Fewer of the students who received the Direct Code intervention came from poor homes than the students in the other two conditions (Foorman, Francis, et al, 1998). It is not surprising, then, to find that the initial phonological processing scores (Table 3, p. 43) and word pronunciation scores (Table 4, p. 44) of the Direct Code group are higher than those of any other group. (It is possible that some benefit from Direct Code instruction was already showing itself since the initial assessment took place in October after the interventions were underway, but this possibility is not suggested in the Foorman et al. text.) Using the figures in Table 3, we calculate that the Direct Code first graders had significantly higher initial phonological processing scores than the Embedded Code first graders (t=3.21, p<.01). This is noteworthy because the advantage of the Direct Code intervention appears only with first graders, and the only serious rival to the Direct Code intervention in this study was the Embedded Code intervention. Foorman et al. employed sophisticated statistical techniques, but there is no statistical remedy for a prior difference among groups in a psycholinguistic ability demonstrably important for learning to read.
The Foorman et al. text appears to assume that instructional methods equal teaching. But programs don't teach, teachers do. A teacher's understanding of and commitment to an instructional strategy are critical. Classroom research generally shows that teachers make a larger difference in students' growth as readers than the methods those teachers are nominally using (Bond & Dykstra, 1967; Hoffman, 1991). Between-teacher variation has usually proven to be greater than between-method variation after taking account of variation in initial student characteristics. Thus, teacher professional development, stressed as an important key to improving students' reading achievement (Lyon, 1998; Snow et al., 1998), may be more realistic than finding the "right" method. Similarly, strong school effects on student attainment in reading (Puma et al., 1997; Stringfield, Millsap, & Herman, 1997) suggest the importance of professional development for all school staff members, including administrators and support personnel outside the classroom, not simply classroom teachers.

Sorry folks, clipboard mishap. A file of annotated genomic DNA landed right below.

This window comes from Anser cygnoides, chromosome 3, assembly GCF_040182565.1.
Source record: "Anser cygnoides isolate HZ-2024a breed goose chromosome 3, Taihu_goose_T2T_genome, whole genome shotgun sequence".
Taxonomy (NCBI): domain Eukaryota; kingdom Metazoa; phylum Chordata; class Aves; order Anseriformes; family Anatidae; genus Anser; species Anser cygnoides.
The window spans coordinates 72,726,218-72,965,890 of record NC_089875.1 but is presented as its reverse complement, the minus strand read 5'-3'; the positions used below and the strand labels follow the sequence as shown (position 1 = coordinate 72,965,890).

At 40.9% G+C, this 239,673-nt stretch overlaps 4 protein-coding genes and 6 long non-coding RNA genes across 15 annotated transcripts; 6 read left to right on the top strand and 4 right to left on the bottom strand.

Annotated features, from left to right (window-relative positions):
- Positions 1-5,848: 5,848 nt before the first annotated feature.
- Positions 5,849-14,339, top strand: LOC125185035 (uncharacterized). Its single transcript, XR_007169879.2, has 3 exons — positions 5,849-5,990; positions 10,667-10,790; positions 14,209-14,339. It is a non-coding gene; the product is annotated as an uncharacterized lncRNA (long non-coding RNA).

Possibly because the instructional method nominally being used is equated with teaching, Foorman et al. may not have thought it important to detail what was actually taught in the full language arts curriculum. In the study, students differed in the 30 minutes of daily instruction they received: emphasizing direct instruction in the alphabetic principle (Direct Code), spelling patterns in predictable books (Embedded Code), and what is described as a "whole language" philosophy of teacher as facilitator but not direct instructor (Implicit Code). However, the remaining 60 minutes of the reading and language arts program was not described across the different classrooms.
Moreover, in addition to the 30-minute instructional variation related to the alphabetic principle, students in each of the treatment conditions received 30 minutes of instruction within a "tutorial" that was not described. Title I teachers taught the students in the tutorial. At times, the same teachers taught students from each of the treatment conditions. Further, depending on the needs of the students, one-on-one instruction was given at some times and small-group instruction at others. Thus, little information is provided on 75% of the students' reading program, portions of which were taught by the same teacher across treatments. The researchers seemed to assume that descriptors such as "a literature-rich environment" (p. 39), "print-rich environment" (p. 40), "district's standard tutorial based on Clay's (1993b) method," or even "Direct Code" and "Implicit Code" were specific enough to convey to practitioners what students within each treatment group experienced.